The Strategist

British De La Rue loses the contract to produce UK passports

03/23/2018 - 04:29

The British company De La Rue, produces banknotes, stamps, stamped paper and passports for many countries of the world, reported that it failed to win a contract for printing new British passports, which will be issued after the United Kingdom leaves the EU. The French-Dutch company Gemalto is called the most likely manufacturer.

Chris Fleming via flickr
Chris Fleming via flickr
Supporters and even many opponents of Brexit first thought this was a bad joke. The British company De La Rue, the manufacturer of stamped paper, passports, banknotes and stamps for many countries of the world, has lost the contract for the production of British passports. The most likely manufacturer of new passports is the French-Dutch company Gemalto.

The irony is that the idea of issuing new passports for the citizens of the United Kingdom by the British government was viewed almost as a symbol of the restoration of full sovereignty. For decades, British passports large-sized, blue with gold, with a characteristic oval for handwriting the owner's name and series and the passport number have been recognizable all over the world. In 1988, in accordance with the EU directive, the passports of all EU member states were maximally unified. The size, color of the cover - burgundy and the inscription "European Union" over the emblem of the country became mandatory.

After voting on Brexit, the authorities made it clear that the European design of passports will also go down in the past along with membership in the EU.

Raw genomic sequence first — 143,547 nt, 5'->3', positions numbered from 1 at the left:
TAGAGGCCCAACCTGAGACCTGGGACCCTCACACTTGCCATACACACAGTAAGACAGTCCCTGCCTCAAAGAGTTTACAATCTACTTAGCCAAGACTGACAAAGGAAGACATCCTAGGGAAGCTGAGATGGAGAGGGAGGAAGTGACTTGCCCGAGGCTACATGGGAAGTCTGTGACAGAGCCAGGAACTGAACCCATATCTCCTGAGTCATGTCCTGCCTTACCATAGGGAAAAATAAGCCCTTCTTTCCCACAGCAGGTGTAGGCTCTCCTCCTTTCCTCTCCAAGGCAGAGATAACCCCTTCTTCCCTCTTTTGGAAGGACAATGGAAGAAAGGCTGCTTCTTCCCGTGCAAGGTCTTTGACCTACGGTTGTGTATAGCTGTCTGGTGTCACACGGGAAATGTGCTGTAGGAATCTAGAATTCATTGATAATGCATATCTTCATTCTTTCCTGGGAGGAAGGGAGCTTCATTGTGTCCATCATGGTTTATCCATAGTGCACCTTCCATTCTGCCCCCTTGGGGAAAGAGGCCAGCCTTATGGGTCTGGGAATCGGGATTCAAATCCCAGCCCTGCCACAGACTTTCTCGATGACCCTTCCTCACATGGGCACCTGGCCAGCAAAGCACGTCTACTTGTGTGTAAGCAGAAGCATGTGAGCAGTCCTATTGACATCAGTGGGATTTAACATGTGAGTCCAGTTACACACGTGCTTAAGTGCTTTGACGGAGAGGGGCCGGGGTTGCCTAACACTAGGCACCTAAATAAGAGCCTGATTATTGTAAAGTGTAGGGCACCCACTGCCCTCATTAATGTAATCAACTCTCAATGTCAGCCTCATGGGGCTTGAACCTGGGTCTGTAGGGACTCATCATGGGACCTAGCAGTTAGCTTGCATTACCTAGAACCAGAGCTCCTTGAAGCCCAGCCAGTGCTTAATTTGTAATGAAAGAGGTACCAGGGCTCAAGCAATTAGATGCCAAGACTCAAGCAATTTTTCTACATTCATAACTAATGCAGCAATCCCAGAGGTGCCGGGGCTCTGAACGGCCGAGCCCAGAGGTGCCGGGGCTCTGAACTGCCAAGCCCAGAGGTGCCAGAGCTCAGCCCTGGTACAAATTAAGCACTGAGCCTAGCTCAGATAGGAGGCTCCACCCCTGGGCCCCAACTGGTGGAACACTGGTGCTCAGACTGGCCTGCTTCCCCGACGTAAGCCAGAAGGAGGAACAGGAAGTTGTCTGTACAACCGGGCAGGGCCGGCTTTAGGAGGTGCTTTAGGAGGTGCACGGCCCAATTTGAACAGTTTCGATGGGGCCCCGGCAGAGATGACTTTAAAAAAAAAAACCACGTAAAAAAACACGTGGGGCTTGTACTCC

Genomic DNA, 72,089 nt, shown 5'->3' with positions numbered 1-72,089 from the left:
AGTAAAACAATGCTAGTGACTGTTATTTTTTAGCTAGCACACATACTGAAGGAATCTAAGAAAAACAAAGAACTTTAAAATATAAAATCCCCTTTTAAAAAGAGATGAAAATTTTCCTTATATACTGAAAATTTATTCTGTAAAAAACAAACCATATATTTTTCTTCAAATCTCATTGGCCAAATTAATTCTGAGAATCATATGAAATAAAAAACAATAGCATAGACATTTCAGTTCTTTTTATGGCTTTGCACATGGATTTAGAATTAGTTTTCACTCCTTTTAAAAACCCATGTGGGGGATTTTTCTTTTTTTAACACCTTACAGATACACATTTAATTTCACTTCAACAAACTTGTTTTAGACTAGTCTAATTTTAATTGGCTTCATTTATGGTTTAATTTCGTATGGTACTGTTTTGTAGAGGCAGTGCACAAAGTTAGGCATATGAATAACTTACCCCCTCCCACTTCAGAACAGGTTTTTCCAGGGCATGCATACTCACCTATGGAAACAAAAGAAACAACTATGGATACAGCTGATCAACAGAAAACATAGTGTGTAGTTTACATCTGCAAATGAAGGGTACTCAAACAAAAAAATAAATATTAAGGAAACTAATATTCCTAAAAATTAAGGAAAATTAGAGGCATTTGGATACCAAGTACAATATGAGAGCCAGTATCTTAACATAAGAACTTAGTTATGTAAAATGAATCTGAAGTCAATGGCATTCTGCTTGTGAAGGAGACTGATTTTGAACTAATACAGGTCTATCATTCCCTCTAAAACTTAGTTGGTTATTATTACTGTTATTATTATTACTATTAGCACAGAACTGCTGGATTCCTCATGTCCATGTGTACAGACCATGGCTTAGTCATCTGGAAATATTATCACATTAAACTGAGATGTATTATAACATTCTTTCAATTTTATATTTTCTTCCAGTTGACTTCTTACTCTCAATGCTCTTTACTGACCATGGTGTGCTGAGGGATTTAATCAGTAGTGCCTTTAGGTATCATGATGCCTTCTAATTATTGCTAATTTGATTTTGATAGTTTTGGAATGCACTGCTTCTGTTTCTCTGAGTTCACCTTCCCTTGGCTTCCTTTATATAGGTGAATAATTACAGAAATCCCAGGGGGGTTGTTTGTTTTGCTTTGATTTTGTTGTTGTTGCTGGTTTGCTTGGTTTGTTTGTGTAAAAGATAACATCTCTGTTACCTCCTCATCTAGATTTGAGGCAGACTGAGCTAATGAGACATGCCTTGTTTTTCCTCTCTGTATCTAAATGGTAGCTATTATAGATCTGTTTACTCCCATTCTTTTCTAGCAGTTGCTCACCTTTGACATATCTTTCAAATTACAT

In February, speaking in the House of Commons, Prime Minister Teresa May confirmed that citizens of the United Kingdom will receive new passports after leaving the EU: "It is absolutely true that from the autumn of 2019 we will start issuing new passports in a blue and gold range, which has always been the United Kingdom’s choice for their passports. It is absolutely true that after leaving the European Union we will return to the situation when the color of our passport will be the one that we, not the European Union, like."

The Ministry of the Interior held a competition, and De La Rue lost this contest, offering a more expensive option. Representative of the opposition Labor Party John Spellar noted that "no other European country does that."

In turn, the CEO of De La Rue Martin Sutherland promised to protest the decision and invited Teresa May to visit the company’s manufacture and explain in person why the government "considers it right to transfer the manufacture of one of the icons of Britain abroad."
Mr. Sutherland acknowledged that his company’s bid was outbargained, but noted that the competition itself was unfair. In France, he said, De La Rue would not have allowed even to participate in the competition for the production of a French passport. 

The Ministry of Internal Affairs responded that it was conducting an "open and fair competition aimed at ensuring that we will receive a high-quality and protected product at the best price in accordance with the new contract... We do not require that passports be manufactured in the United Kingdom. At present, some of the forms for passports are made abroad, and there is no reason... to change this provision." The ministry refused to confirm the victory of Gemalto, saying that a final decision has not been taken yet.


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